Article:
Presentation refers to the part of the application that is visible to the user - the user interface - and the handling of user interaction.
The presentation layer usually depends on underlying services like persistency, event handling, caching - just to name a few. These services typically exist as one instance that is created on application startup and is used throughout the whole application lifetime.
The preferred way to get access to a service instance in client code is to set the dependency explicitly or let it be injected, if the instance is not created explicitly (see Dependency injection). But there are also situations where this is not possible (e.g. a global function that is used by third party code). Since most of these services are registered with
getInstance method may be used as a service locator.
The following example shows how to get the persistence service at any code location:
Web applications typically implement a request-response pattern, where a client sends a (HTTP-)request to the application, which returns a response after processing it. wCMF encapsulates the described procedure inside the
Application class. The following code demonstrates the usage of this class in the main entry script of the default application.
The example shows the three important methods of the
initializemethod is used to setup the
Application. It returns a
Requestinstance, that may be modified before execution.
runmethod is called to execute the given request. The method returns a
Responseinstance, that is not used in this example.
handleExceptionmethod is called, if an exception occurs. The method rolls back the database transaction and calls the failure action.
The details of request execution are the topic of the next section.
Request instance created on initialization of the application provides all information about the incoming HTTP request, that is necessary for execution. Upon execution, the following actions are performed:
Requestinstance is passed to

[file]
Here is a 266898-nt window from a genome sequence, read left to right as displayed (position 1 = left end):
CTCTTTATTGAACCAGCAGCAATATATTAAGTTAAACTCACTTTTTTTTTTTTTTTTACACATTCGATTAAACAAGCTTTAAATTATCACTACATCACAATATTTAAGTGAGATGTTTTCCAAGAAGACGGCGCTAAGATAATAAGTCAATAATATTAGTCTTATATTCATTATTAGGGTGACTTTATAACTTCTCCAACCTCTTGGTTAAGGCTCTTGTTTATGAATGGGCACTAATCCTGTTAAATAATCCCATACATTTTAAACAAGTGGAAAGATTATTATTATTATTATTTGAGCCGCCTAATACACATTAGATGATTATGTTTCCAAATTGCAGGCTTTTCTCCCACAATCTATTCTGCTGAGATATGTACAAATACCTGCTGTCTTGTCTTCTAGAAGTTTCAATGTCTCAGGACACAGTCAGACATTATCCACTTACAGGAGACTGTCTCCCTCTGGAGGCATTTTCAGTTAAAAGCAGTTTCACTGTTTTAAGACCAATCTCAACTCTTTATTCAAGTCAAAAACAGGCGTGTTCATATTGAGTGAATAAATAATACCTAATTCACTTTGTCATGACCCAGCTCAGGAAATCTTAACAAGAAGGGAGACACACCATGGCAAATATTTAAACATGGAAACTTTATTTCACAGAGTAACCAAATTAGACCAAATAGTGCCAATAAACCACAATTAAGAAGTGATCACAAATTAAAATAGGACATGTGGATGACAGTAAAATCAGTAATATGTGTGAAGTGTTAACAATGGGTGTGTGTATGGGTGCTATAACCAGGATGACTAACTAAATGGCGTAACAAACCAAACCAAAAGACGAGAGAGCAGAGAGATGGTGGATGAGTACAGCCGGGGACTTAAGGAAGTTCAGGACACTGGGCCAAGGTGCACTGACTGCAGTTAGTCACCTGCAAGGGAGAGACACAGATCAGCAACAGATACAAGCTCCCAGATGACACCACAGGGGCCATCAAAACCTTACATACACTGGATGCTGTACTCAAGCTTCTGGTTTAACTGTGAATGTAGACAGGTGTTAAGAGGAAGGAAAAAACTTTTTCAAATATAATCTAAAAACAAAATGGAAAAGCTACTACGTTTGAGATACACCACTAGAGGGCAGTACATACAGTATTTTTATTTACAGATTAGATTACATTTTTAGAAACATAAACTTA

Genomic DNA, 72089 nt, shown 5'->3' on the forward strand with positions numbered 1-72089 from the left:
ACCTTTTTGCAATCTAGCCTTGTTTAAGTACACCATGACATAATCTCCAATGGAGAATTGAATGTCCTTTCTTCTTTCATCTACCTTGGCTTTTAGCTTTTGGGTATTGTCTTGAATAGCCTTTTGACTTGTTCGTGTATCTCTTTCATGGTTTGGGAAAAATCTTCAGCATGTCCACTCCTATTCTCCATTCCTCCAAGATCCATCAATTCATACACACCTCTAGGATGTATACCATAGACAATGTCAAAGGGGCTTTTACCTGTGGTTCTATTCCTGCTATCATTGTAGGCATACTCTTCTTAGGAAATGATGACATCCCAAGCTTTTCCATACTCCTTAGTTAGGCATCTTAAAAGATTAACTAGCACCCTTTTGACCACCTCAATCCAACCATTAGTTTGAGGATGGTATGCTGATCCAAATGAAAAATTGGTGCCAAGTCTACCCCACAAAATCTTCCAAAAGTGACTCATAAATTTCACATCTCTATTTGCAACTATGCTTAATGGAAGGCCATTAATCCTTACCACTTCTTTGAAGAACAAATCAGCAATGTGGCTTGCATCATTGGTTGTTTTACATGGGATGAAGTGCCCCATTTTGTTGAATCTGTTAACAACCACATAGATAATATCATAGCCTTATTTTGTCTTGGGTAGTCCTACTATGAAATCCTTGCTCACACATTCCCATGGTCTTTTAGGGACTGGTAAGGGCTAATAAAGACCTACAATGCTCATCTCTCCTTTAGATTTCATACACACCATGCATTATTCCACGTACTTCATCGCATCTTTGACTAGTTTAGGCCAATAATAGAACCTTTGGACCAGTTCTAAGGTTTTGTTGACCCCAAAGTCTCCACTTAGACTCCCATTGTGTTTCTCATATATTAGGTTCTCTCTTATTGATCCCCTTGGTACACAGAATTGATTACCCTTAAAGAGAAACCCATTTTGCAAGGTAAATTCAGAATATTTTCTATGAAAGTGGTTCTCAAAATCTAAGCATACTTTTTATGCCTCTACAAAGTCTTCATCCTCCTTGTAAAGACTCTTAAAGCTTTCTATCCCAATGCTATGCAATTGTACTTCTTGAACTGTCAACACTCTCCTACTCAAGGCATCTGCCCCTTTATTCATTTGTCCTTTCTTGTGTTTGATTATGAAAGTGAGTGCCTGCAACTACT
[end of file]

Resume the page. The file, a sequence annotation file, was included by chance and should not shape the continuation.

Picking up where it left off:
ActionMapperfor further processing.
- The Action Key is determined from the request parameters.
PermissionManageris asked to authorize the action key for the current user (see Checking permissions).
- If authorization is successful, the request data is transformed into the internal application format (see Formats).
Controllerinstance matching the request is determined (see Routing) and executed.
Responseinstance is obtained after execution.
- The response data is transformed into the requested response format (see Formats).
- Execution returns to step 3, if a valid action key is contained in the response data and terminates, if no action key is found or the response is finalized by calling the method
wCMF is designed to be able to consume various request formats and produce several response formats. While some clients communicate using JSON format, others might prefer to encode data in XML.
Formatter is used to determine the required format and delegate the actual formatting to the correct
Format implementation. wCMF currently provides the following implementations:
HtmlFormatexpects all data to be sent as key-value-pairs. Object data are transferred in parameters named
value-title-Book:3). Responses in this format are rendered as HTML views (see Views).
JsonFormathandles JSON encoded request data and encodes response data into the same format.
SoapFormatis used together with the NuSOAP library to implement a SOAP interface.
NullFormatis used internally, if no formatting is required, e.g. if one controller calls another controller.
If not explicitely set, the request and response format is automatically determined from the HTTP headers sent with the request:
Content-Typeheader defines the request format
Acceptheader defines the response format
Formats are defined in the
Formats configuration section as shown in the following example:
Routing is the process of selecting the correct
Controller for a given request. wCMF distinguishes between internal and external routing.
Internal routing takes place after the
Request instance is created and initialized. wCMF inspects the action key formed from it's sender, context and action parameters (see Action Key) to determine the controller to be executed for the request. The mapping of action keys to controllers is defined in the
ActionMapping configuration section.
If the executed controller together with the context and action parameters of the response match another action key, the corresponding controller will be executed afterwards. This allows to chain several actions together. If no matching action key is found, the response is returned to the client.
- The first line states that the action indexAll called from any controller and in any context will invoke
SearchIndexController, which will set a state dependent action name on the response (see
- The second line tells
SearchIndexController, if it was the last controller and the action is continue. So this action key only matches, if the last controller was
The previous example maps the action keys to a controller class without specifying a method to be called. In these cases, the framework calls the default method
doExecute, which must then be defined in the controller class (see Controllers).
Alternatively a specific controller method to be called may be defined in the action mapping, like illustrated in the following example:
In this case
SearchIndexController would have to define the methods
doContinue which are called for the appropriate action keys.